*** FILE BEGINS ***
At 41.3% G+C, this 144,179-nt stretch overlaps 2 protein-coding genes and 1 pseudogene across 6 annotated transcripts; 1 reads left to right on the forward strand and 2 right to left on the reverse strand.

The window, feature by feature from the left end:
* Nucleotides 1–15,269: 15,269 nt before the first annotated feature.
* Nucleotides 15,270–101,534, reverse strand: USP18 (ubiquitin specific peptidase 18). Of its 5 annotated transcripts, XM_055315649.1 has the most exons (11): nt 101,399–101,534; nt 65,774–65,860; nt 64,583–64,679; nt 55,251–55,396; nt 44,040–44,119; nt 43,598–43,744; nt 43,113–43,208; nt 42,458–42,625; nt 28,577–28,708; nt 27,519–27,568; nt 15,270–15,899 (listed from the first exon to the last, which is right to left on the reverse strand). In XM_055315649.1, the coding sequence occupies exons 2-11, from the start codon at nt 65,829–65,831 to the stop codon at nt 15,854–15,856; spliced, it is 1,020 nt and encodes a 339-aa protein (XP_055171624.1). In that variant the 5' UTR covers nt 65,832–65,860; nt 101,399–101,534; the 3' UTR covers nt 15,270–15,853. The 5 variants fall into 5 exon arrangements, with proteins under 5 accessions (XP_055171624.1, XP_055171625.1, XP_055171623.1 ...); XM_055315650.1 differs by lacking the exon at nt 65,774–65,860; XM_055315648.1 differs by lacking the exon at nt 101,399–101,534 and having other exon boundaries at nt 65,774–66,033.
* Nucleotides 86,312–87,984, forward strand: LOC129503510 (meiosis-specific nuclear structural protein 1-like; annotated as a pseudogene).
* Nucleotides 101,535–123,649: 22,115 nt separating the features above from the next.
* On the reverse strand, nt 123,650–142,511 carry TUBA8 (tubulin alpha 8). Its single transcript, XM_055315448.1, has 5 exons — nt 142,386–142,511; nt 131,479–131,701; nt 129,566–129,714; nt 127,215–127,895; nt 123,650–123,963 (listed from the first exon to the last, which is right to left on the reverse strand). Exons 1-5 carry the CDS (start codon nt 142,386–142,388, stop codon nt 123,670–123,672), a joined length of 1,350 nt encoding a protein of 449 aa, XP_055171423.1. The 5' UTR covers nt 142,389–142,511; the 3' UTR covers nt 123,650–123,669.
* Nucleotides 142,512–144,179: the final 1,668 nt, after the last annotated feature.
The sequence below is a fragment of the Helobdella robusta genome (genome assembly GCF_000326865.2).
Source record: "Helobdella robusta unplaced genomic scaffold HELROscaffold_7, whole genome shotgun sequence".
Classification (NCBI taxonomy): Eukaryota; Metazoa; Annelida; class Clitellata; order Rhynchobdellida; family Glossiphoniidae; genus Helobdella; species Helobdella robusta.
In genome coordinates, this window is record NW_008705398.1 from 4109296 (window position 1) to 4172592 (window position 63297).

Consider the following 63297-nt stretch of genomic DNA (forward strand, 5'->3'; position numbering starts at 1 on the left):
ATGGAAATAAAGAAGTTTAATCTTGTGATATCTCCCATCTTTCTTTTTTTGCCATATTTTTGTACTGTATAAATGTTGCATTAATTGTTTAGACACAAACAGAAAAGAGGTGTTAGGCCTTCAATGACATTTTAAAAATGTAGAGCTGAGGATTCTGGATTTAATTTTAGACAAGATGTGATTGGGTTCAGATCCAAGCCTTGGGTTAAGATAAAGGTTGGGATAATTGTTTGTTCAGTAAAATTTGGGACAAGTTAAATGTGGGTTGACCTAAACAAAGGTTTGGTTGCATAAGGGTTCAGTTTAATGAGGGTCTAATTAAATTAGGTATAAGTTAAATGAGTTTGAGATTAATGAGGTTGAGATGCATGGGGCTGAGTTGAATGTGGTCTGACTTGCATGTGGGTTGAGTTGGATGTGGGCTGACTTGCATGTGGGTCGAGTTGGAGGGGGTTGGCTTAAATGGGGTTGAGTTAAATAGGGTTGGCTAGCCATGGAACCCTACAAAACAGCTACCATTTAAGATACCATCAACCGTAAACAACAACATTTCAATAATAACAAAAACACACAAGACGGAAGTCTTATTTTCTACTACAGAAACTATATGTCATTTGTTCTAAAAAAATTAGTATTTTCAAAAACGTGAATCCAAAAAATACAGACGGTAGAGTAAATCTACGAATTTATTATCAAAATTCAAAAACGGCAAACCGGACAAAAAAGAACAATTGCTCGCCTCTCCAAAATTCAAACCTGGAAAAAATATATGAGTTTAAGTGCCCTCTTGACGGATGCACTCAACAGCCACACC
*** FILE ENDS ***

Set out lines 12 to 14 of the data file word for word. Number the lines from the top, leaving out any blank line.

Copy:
In genome coordinates, this window is record NW_008705398.1 from 4109296 (window position 1) to 4172592 (window position 63297).

Consider the following 63297-nt stretch of genomic DNA (forward strand, 5'->3'; position numbering starts at 1 on the left):
ATGGAAATAAAGAAGTTTAATCTTGTGATATCTCCCATCTTTCTTTTTTTGCCATATTTTTGTACTGTATAAATGTTGCATTAATTGTTTAGACACAAACAGAAAAGAGGTGTTAGGCCTTCAATGACATTTTAAAAATGTAGAGCTGAGGATTCTGGATTTAATTTTAGACAAGATGTGATTGGGTTCAGATCCAAGCCTTGGGTTAAGATAAAGGTTGGGATAATTGTTTGTTCAGTAAAATTTGGGACAAGTTAAATGTGGGTTGACCTAAACAAAGGTTTGGTTGCATAAGGGTTCAGTTTAATGAGGGTCTAATTAAATTAGGTATAAGTTAAATGAGTTTGAGATTAATGAGGTTGAGATGCATGGGGCTGAGTTGAATGTGGTCTGACTTGCATGTGGGTTGAGTTGGATGTGGGCTGACTTGCATGTGGGTCGAGTTGGAGGGGGTTGGCTTAAATGGGGTTGAGTTAAATAGGGTTGGCTAGCCATGGAACCCTACAAAACAGCTACCATTTAAGATACCATCAACCGTAAACAACAACATTTCAATAATAACAAAAACACACAAGACGGAAGTCTTATTTTCTACTACAGAAACTATATGTCATTTGTTCTAAAAAAATTAGTATTTTCAAAAACGTGAATCCAAAAAATACAGACGGTAGAGTAAATCTACGAATTTATTATCAAAATTCAAAAACGGCAAACCGGACAAAAAAGAACAATTGCTCGCCTCTCCAAAATTCAAACCTGGAAAAAATATATGAGTTTAAGTGCCCTCTTGACGGATGCACTCAACAGCCACACC